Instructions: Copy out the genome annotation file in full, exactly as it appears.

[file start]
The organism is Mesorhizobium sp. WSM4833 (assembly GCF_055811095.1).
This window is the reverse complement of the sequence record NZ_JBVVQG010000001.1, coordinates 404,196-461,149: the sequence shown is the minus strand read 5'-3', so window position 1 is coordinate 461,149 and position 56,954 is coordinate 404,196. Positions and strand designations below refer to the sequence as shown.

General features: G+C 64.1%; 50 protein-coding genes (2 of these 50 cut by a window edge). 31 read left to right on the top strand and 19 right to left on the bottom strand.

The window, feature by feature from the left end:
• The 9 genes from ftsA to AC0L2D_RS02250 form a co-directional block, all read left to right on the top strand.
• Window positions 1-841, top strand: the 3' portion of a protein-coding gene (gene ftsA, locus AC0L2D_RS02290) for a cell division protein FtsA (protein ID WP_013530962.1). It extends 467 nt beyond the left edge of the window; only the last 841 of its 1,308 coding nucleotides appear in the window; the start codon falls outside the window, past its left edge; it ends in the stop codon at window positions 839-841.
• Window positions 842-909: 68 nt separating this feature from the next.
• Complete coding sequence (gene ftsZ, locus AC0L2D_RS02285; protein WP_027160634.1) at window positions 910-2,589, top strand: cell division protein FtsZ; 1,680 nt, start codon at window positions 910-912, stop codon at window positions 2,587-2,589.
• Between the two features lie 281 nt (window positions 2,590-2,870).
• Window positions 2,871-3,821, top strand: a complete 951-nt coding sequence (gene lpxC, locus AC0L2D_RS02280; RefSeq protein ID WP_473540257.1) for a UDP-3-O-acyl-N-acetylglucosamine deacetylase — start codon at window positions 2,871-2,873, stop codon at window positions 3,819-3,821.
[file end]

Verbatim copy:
The organism is Mesorhizobium sp. WSM4833 (assembly GCF_055811095.1).
This window is the reverse complement of the sequence record NZ_JBVVQG010000001.1, coordinates 404,196-461,149: the sequence shown is the minus strand read 5'-3', so window position 1 is coordinate 461,149 and position 56,954 is coordinate 404,196. Positions and strand designations below refer to the sequence as shown.

General features: G+C 64.1%; 50 protein-coding genes (2 of these 50 cut by a window edge). 31 read left to right on the top strand and 19 right to left on the bottom strand.

The window, feature by feature from the left end:
• The 9 genes from ftsA to AC0L2D_RS02250 form a co-directional block, all read left to right on the top strand.
• Window positions 1-841, top strand: the 3' portion of a protein-coding gene (gene ftsA, locus AC0L2D_RS02290) for a cell division protein FtsA (protein ID WP_013530962.1). It extends 467 nt beyond the left edge of the window; only the last 841 of its 1,308 coding nucleotides appear in the window; the start codon falls outside the window, past its left edge; it ends in the stop codon at window positions 839-841.
• Window positions 842-909: 68 nt separating this feature from the next.
• Complete coding sequence (gene ftsZ, locus AC0L2D_RS02285; protein WP_027160634.1) at window positions 910-2,589, top strand: cell division protein FtsZ; 1,680 nt, start codon at window positions 910-912, stop codon at window positions 2,587-2,589.
• Between the two features lie 281 nt (window positions 2,590-2,870).
• Window positions 2,871-3,821, top strand: a complete 951-nt coding sequence (gene lpxC, locus AC0L2D_RS02280; RefSeq protein ID WP_473540257.1) for a UDP-3-O-acyl-N-acetylglucosamine deacetylase — start codon at window positions 2,871-2,873, stop codon at window positions 3,819-3,821.